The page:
Time With Norma Jeane: Time Travel Novel by Elyse Douglas
Publisher: Broadback (January 13, 2020)
Category: Time Travel, Historical Fiction, Time Slip, Women’s Fiction
Tour Dates March and April, 2020 ISBN: 978-1671646032
Available in Print and ebook,
Description Time With Norma Jeane: Time Travel Novel by Elyse DouglasA young woman is hurled back to 1954 to spend a week with Marilyn Monroe. Together, they embark on their own personal journeys — one a coming-of-age — the other, Marilyn's journey, a struggle to reconcile with her past and perhaps change the future.
Praise Time With Norma Jeane: Time Travel Novel by Elyse Douglas“A delightful and enthralling read! Elyse Douglas captured magic and put it on the page.”—Ambling Bookworm Reviews “This is just an astonishing read that will have you hooked on page one and won’t let go till the last. I read it all in one sitting and could not put it down.”—Donadee’s Corner Reviews
Praise Lost Mata Hari Ring: A Time Travel Novel by Elyse Douglas“I am amazed by the research done into her characters, especially since with this book it is a known woman from the past – Mata Hari. From the moment Trace falls back in time, the descriptions of people and towns created a vision in my mind and I could imagine myself there observing the situations. This book captivated me to the end! If you like books that delve into past lives along with time travel, this is a book you should pick up and read!”-Storeybook Reviews “I must say that the authors did a fantastic job in writing this book. I do not believe that time travel is possible nor do I believe in reincarnation. But while I was reading this book, I believed it was all possible. Part of me envied Trace Rutland for what she experienced, for the things she got to see. What an exciting thing! Well, except for the being thrown in prison part. Once I was about halfway through the book, putting it down for any length of time proved to be impossible.”- Lisa's Writopia “This book has it all mystery, romance , history. I really enjoyed it as I didn't really know that much about Mata Hari. I like historical fiction and this book was filled with history. I am not a believer in past lives but I found myself being drawn into the story and holding my breath to see what would happen next. A very well done story. I would recommend it if you like historical fiction.”-Mindy, A Room Without Books Is Empty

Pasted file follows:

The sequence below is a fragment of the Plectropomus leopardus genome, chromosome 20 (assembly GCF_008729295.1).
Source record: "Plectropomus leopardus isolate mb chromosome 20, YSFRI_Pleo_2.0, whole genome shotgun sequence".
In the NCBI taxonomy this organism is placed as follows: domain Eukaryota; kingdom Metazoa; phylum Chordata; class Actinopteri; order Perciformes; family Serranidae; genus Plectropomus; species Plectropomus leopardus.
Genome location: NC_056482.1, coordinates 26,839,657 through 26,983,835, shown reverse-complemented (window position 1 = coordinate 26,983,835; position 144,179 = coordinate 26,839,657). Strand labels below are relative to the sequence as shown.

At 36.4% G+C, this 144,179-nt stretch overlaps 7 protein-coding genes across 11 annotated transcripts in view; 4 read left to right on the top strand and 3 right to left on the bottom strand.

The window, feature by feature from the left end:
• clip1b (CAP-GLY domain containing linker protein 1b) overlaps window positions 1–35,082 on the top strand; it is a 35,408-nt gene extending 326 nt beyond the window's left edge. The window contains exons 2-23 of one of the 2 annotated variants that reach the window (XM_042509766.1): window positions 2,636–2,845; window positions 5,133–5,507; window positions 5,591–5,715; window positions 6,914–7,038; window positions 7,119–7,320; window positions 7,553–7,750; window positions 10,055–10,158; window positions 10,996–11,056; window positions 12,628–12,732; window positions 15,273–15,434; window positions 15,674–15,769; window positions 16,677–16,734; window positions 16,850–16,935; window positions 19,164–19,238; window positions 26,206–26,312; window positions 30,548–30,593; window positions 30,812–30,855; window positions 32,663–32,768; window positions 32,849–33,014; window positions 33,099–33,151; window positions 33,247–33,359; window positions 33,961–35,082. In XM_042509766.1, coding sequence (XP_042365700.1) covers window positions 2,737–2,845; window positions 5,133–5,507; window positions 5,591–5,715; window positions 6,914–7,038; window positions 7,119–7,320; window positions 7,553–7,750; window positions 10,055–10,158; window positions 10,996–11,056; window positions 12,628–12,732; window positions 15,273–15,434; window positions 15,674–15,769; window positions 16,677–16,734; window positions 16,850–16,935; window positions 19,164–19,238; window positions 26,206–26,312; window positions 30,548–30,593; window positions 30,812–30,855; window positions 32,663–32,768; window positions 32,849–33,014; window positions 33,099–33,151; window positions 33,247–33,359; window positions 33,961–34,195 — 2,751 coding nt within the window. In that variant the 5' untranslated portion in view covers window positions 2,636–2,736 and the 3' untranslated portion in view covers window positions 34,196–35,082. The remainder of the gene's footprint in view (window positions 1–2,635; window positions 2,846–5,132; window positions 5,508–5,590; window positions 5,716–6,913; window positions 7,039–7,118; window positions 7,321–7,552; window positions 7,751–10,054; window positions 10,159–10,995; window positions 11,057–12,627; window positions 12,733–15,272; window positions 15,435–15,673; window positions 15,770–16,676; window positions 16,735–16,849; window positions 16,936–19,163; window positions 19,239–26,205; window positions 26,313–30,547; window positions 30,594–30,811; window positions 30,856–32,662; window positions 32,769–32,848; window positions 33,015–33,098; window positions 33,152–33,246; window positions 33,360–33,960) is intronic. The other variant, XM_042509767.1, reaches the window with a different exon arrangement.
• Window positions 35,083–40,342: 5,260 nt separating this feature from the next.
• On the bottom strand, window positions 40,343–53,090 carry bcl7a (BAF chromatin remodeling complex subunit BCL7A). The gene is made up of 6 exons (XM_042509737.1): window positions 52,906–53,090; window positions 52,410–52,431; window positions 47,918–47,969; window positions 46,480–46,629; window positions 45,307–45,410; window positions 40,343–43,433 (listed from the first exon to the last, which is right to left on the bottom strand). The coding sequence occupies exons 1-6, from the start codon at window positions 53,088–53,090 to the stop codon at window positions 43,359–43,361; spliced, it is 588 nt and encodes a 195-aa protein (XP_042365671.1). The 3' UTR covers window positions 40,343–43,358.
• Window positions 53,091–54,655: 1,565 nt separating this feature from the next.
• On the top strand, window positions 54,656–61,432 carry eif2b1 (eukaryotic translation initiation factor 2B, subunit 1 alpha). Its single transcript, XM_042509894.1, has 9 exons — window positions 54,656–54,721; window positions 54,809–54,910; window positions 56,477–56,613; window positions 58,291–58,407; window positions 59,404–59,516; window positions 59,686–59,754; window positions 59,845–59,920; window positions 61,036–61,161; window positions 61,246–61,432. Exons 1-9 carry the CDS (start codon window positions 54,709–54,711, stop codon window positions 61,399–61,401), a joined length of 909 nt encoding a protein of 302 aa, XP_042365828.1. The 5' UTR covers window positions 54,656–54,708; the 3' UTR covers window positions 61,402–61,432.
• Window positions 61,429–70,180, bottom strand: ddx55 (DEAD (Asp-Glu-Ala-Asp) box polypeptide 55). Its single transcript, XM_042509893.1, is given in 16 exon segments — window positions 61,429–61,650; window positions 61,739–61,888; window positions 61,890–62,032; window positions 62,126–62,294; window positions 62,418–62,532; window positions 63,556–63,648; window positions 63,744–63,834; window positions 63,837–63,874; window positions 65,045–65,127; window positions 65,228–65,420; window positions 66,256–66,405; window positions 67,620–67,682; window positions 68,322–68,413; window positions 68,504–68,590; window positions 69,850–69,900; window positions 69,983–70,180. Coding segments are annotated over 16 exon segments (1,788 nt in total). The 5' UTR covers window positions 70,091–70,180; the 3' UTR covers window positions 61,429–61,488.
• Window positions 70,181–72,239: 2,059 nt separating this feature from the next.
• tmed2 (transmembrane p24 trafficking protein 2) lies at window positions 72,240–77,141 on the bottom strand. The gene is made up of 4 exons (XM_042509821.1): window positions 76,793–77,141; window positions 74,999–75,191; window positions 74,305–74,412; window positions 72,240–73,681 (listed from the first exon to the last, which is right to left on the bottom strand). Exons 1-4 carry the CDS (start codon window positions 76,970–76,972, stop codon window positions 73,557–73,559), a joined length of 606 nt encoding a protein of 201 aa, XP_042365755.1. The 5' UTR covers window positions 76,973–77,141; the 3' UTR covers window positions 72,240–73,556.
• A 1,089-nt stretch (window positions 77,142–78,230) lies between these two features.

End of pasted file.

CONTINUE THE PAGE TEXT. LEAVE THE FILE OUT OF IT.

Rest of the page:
In the large, rustic kitchen, Marilyn opened a can of Campbell’s tomato soup, prepared grilled cheese sandwiches and poured each of us a coupe glass of champagne. I was thrilled that she didn’t care if I was only sixteen.
As she poured my glass full, she said, “I have to quote Coco Chanel at times like this, ‘I only drink champagne on two occasions. When I’m in love and when I’m not.’”
With a naughty laugh, she lifted her glass, and we chimed a toast.
Marilyn’s hosts had a dog they’d taken with them, so fortunately there was dog food in the house for Sonny. Marilyn slipped into the walk-in pantry, found a can and opened it with one of those old manual can openers. While she spooned the food into a plastic red dog dish, Sonny looked on, tail swishing, eyes bright. Marilyn lowered to her haunches, watching in pleasure as Sonny chomped away.
“I’m so happy tonight, Darla,” Marilyn said, rising to her feet. “I’m so happy you’re here and that you found Sonny. What a wonderful Christmas present.”
As we ate our dinner, Marilyn was full of plans and excitement.
“Tomorrow I’ll take you to see Dr. Ellen Miles and she’ll make sure your ankle is okay. Maybe she’ll have some crutches for you.”
“I don’t need them. I can manage. The sprain isn’t that bad.”
“Whatever you think, Darla. I’ll leave it up to you. After we see Dr. Miles, we’ll buy a Christmas tree, some groceries and…” Marilyn glanced up, mid-thought. “Darla, you don’t have any extra clothes, do you?”
I shook my head, stirring my bowl of tomato soup.
Marilyn sat back, worried, a hand touching her neck. “Honey, are the police looking for you?”